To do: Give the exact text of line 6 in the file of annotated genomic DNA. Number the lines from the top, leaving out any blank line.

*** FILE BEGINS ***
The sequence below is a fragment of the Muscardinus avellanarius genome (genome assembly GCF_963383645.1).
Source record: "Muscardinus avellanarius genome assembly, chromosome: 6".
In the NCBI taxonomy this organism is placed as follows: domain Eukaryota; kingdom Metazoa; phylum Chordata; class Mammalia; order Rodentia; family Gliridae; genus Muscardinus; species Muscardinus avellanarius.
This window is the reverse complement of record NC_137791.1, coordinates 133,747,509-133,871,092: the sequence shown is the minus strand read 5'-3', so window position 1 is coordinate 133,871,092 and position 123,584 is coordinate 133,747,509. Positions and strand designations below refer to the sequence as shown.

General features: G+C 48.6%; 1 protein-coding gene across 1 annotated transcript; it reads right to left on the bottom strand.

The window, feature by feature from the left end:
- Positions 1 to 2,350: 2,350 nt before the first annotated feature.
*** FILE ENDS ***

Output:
The window, feature by feature from the left end: